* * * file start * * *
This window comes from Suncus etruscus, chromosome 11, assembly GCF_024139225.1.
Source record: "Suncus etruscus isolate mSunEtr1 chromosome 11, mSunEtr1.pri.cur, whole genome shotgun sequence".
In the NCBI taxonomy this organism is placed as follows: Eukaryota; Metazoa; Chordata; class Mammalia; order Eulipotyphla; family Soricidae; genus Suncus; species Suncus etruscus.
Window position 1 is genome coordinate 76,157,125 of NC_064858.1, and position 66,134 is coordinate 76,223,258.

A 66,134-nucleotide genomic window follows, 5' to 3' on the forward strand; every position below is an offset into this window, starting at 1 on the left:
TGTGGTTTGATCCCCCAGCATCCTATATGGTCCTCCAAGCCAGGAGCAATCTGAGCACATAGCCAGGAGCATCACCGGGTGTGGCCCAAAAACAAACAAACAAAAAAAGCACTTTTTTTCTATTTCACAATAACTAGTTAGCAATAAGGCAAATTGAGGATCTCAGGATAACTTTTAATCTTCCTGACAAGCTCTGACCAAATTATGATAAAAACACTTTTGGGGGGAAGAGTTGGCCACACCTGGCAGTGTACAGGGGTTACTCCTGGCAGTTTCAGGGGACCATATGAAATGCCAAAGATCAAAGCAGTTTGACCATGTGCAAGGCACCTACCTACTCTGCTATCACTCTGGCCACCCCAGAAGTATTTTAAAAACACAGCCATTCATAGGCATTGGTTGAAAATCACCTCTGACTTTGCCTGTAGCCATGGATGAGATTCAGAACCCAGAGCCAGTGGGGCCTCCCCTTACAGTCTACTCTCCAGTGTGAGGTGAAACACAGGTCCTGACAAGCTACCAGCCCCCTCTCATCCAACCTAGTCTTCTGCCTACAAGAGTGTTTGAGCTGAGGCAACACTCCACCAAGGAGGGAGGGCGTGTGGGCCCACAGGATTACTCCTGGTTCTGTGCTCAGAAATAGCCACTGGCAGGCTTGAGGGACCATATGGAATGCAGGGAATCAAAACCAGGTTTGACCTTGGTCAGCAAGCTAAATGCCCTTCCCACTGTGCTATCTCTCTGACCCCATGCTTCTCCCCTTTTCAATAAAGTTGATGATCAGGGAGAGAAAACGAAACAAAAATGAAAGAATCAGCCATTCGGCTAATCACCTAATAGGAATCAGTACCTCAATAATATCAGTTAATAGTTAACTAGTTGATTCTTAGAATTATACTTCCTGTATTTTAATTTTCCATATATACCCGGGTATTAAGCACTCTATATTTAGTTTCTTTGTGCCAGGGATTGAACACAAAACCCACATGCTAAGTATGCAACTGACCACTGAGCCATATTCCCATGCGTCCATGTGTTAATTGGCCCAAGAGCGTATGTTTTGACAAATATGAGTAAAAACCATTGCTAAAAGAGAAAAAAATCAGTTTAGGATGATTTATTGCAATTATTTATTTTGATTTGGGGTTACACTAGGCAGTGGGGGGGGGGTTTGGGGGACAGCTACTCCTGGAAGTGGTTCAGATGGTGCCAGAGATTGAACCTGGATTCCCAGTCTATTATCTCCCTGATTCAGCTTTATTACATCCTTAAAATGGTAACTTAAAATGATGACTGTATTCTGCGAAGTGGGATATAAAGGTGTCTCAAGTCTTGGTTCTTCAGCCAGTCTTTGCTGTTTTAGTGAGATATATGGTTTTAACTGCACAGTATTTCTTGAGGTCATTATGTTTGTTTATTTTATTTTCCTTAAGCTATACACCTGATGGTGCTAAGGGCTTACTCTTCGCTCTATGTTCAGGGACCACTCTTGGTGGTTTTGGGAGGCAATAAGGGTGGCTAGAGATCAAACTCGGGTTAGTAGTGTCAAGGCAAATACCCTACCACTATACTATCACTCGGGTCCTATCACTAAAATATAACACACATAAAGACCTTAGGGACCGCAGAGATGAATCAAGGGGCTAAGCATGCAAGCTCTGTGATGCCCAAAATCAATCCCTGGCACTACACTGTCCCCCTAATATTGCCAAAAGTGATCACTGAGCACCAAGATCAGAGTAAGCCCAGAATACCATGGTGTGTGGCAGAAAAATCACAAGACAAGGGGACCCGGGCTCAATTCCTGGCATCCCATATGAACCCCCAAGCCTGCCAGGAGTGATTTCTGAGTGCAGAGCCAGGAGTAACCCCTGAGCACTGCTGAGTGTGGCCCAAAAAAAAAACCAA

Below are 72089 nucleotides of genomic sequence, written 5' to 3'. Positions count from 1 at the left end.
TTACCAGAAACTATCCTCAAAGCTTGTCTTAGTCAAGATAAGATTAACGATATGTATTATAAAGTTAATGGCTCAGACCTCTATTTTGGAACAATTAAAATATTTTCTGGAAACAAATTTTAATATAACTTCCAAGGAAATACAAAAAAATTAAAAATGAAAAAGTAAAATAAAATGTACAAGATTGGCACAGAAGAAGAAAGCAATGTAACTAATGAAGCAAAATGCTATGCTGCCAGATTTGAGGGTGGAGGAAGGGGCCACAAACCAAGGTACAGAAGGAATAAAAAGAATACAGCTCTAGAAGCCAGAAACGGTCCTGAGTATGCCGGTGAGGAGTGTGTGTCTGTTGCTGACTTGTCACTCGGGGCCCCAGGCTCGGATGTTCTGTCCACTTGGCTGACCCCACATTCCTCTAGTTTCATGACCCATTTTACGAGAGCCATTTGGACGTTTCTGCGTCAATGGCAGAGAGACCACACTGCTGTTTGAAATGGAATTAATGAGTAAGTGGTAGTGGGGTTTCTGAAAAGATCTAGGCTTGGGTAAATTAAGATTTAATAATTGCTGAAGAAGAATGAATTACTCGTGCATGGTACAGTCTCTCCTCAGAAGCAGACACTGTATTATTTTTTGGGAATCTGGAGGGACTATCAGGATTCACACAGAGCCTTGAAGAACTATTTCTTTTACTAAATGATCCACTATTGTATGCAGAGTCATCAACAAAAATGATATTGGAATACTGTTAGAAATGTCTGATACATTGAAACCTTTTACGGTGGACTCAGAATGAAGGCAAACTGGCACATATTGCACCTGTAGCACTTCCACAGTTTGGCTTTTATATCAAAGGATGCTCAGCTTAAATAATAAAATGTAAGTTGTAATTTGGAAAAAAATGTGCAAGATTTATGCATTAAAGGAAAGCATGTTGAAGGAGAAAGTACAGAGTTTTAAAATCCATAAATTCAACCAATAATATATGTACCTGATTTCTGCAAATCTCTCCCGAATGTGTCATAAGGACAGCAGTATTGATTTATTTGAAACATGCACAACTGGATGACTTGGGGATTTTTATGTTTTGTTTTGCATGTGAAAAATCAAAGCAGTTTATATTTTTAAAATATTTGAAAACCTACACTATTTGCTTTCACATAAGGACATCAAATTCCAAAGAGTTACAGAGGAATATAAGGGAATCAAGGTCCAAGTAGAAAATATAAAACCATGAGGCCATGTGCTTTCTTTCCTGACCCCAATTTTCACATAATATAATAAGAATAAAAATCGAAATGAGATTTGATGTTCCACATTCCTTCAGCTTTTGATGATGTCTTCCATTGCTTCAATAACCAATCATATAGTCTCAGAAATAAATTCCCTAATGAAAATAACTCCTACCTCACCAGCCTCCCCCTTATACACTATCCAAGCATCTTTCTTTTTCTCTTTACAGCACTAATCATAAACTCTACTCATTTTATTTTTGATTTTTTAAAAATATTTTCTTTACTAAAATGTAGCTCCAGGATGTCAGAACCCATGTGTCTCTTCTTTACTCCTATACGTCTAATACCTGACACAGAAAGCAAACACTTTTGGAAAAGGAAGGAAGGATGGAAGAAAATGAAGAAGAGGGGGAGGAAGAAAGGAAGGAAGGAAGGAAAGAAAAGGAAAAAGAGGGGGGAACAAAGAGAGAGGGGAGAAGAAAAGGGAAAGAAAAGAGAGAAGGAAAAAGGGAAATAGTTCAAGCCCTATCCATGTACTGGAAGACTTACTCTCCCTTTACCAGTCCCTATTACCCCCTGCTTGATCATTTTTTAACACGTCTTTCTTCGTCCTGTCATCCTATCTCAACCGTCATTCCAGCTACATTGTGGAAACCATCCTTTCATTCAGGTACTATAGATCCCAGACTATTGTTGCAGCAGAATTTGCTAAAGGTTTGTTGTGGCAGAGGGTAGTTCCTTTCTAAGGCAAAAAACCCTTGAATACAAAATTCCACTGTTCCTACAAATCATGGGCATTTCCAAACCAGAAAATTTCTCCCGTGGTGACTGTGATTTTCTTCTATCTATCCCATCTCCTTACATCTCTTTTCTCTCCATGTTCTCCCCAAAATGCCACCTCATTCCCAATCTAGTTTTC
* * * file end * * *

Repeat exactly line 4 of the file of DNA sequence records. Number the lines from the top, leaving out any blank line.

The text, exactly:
Window position 1 is genome coordinate 76,157,125 of NC_064858.1, and position 66,134 is coordinate 76,223,258.